Updates from ASLA


ASLA's 125th: Minnesota Chapter – Origins of a Midwestern Design Hub

Minnesota has an active WxLA chapter, and the WxLA Walk was a popular event at the 2023 Conference on Landscape Architecture / WxLA Minnesota

By Nicole Peterson, ASLA, PLA

In the 1960’s, Minnesota landscape architects formed a consortium of practicing professionals to establish a sense of unity. The group was called the Minnesota Association of Landscape Architects (MALA) and membership began with a handful of individuals, each paying annual member dues of $2. By 1968, membership and interest had grown, and MALA became associated with ASLA to become the Minnesota Chapter of the American Society of Landscape Architects (MASLA, and later ASLA-MN).

Early on, landscape architects in Minnesota were graduates from other states, as there was no local landscape architecture program. This changed in 1966 when Roger B. Martin was hired to lead a new program at the University of Minnesota. A highly regarded graduate of both the University of Minnesota and Harvard, Martin had been awarded the Rome Prize in 1962.

Upon his return on Minnesota, Martin was an early president of the state chapter and was instrumental in gaining accreditation for the Bachelor of Landscape Architecture program (1971), with the Master of Landscape Architecture following shortly behind (1976). These efforts resulted in hundreds of successful graduates, including students who led early efforts in landscape architecture in Alaska, China, and Tasmania. Martin also served as National ASLA president from 1986-1987, bringing his influence to the national stage.

This lasting impact carries on with the creation of the Roger Bond Martin Travel Prize, managed by ASLA-MN, which is awarded annually to an early-career landscape architect with Minnesota ties. The prize funds foreign or domestic travel to further the professional development of the recipient.

1981 ASLA-MN chapter awardsAttendees of the 1981 chapter Awards Gala study the year’s top projects / ASLA-MN collection at the University of Minnesota Northwest Architectural Archives.

Concurrently to Martin’s intense efforts, Don Hess was hard at work as head of the Minnesota chapter’s registration committee, lobbying state legislators to consider landscape architecture a licensed profession. His efforts, which began in 1968, finally came to fruition in 1975. These milestones in the history of Minnesota landscape architecture stimulated incredible growth and interest in the profession, resulting in dozens of firms, new professionals, and increasing influence on the growth and development of Minnesota.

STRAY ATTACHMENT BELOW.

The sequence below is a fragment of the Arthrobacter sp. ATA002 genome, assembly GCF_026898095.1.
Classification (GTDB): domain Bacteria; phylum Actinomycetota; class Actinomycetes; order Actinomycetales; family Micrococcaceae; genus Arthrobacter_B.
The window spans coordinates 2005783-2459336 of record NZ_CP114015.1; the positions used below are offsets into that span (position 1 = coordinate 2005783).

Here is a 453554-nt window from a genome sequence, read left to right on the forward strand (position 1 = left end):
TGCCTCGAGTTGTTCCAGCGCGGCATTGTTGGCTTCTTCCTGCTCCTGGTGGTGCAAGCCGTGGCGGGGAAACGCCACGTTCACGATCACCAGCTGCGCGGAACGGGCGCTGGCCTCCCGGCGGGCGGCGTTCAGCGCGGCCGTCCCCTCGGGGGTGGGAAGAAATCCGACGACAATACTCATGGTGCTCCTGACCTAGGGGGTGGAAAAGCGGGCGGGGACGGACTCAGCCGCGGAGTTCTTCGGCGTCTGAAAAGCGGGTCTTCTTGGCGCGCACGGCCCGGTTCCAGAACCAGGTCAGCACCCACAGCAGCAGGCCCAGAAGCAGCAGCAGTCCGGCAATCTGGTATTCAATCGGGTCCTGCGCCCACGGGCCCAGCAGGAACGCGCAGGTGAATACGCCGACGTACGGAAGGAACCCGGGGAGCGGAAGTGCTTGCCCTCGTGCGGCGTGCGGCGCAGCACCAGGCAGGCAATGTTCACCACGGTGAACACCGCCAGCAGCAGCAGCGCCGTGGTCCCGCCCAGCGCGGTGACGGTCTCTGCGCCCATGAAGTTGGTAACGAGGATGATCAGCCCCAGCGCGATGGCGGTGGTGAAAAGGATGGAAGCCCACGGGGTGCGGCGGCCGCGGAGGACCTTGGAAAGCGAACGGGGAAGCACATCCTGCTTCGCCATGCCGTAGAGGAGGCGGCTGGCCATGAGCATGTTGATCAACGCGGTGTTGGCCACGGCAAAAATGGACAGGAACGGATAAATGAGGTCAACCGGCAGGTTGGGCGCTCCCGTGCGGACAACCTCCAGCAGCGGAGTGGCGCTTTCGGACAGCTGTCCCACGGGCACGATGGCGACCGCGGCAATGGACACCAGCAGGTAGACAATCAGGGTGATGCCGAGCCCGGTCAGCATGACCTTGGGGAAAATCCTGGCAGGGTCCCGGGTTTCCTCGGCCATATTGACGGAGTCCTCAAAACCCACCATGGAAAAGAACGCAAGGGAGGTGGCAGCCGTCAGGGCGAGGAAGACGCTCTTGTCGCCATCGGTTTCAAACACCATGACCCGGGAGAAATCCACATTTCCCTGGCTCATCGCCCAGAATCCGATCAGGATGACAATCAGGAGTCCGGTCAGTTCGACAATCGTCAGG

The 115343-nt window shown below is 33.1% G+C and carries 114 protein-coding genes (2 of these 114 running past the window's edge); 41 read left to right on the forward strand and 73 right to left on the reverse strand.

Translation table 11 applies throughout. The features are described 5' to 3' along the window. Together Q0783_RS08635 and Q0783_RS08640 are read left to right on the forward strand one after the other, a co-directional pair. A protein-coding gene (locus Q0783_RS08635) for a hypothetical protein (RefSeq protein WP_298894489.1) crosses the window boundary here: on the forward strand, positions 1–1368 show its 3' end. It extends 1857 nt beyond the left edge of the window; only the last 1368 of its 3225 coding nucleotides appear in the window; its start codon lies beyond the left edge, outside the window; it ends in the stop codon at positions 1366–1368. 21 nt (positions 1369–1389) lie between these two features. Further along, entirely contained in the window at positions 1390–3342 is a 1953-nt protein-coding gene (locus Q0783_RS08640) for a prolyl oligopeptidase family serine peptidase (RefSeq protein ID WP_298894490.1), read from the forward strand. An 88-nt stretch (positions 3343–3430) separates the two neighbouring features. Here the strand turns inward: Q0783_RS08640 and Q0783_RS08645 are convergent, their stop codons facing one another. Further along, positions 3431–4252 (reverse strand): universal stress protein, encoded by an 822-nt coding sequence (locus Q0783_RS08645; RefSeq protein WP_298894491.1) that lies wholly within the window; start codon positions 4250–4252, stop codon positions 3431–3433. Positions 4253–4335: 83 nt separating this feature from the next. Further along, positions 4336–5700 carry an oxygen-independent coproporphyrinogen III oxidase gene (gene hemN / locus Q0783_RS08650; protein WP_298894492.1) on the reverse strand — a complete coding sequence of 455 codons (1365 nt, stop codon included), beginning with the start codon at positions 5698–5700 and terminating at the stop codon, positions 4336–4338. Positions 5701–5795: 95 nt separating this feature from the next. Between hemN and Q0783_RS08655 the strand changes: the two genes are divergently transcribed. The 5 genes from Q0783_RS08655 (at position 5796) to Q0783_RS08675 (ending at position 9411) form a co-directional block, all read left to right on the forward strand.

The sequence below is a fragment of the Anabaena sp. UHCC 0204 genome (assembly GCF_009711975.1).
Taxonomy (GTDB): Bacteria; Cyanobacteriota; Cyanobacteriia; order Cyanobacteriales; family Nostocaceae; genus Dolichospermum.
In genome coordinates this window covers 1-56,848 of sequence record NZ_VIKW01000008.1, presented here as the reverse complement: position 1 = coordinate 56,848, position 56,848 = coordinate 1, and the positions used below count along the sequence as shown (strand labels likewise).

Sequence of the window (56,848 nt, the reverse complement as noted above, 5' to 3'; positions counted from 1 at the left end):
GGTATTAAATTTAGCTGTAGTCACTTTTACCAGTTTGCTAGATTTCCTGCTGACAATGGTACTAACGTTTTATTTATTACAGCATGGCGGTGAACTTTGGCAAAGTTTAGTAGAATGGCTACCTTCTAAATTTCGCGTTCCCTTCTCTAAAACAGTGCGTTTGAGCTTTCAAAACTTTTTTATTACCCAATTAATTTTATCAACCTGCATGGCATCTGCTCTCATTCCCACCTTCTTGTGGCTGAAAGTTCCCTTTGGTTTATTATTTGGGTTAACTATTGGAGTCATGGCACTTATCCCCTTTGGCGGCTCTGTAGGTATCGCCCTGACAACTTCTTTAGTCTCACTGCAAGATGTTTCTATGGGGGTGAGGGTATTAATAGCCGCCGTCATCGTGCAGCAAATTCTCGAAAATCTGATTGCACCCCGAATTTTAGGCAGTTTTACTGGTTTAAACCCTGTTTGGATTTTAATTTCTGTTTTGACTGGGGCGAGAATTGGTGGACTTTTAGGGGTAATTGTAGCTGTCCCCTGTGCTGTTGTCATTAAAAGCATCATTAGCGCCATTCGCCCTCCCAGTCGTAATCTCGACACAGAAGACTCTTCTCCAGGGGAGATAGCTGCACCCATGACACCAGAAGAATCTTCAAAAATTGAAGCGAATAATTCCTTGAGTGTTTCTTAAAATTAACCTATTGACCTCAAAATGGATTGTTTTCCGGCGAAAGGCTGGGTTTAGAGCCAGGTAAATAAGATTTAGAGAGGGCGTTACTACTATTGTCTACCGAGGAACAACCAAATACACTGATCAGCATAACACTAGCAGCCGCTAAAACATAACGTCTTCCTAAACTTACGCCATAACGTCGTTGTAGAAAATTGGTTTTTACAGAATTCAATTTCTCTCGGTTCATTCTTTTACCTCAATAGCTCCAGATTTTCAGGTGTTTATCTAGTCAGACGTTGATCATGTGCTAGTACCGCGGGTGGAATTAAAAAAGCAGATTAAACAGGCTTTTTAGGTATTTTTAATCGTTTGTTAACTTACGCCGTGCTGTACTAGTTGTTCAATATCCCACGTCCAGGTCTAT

Energized, the Minnesota chapter recruited donations from suppliers for the first time, purchasing a display system for awards submissions that was displayed at locations around the Twin Cities. This simple promotion helped build up the visibility of landscape architecture in Minnesota during those early years.

PARKing DayPARKing Day has been a popular event for ASLA-MN in past years. / ASLA-MN

Through the decades, the chapter has grown and so has its scope, championing the profession, driving sustainable design initiatives, engaging in K-12 STEM outreach, and advocating for diversity and equity in landscape architecture.

Today, ASLA-MN has over 350 members and Minnesota is a Midwestern powerhouse of design and innovation. Minnesota proudly hosted the ASLA National Conference in 1977, 2007, and 2023. First-time visitors to the state left with an increased appreciation of the state’s contributions to the field. ASLA-MN continues to push the profession to new heights and is committed to its practitioners and proponents. Keep an eye on Minnesota – even greater things are on the horizon!

Nicole Peterson, ASLA, PLA, is ASLA-MN Past President 

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